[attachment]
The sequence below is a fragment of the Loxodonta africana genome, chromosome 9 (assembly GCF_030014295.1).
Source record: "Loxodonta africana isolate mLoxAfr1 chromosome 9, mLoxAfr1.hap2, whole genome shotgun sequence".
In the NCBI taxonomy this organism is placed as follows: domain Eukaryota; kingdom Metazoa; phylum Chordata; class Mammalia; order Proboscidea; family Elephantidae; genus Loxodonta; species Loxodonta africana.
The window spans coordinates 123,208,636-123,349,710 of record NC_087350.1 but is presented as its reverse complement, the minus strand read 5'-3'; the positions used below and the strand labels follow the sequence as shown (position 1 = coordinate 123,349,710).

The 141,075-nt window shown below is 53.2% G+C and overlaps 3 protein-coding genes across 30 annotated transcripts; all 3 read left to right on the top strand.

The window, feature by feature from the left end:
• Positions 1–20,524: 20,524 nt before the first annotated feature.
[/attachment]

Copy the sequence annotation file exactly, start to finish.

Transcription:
The sequence below is a fragment of the Loxodonta africana genome, chromosome 9 (assembly GCF_030014295.1).
Source record: "Loxodonta africana isolate mLoxAfr1 chromosome 9, mLoxAfr1.hap2, whole genome shotgun sequence".
In the NCBI taxonomy this organism is placed as follows: domain Eukaryota; kingdom Metazoa; phylum Chordata; class Mammalia; order Proboscidea; family Elephantidae; genus Loxodonta; species Loxodonta africana.
The window spans coordinates 123,208,636-123,349,710 of record NC_087350.1 but is presented as its reverse complement, the minus strand read 5'-3'; the positions used below and the strand labels follow the sequence as shown (position 1 = coordinate 123,349,710).

The 141,075-nt window shown below is 53.2% G+C and overlaps 3 protein-coding genes across 30 annotated transcripts; all 3 read left to right on the top strand.

The window, feature by feature from the left end:
• Positions 1–20,524: 20,524 nt before the first annotated feature.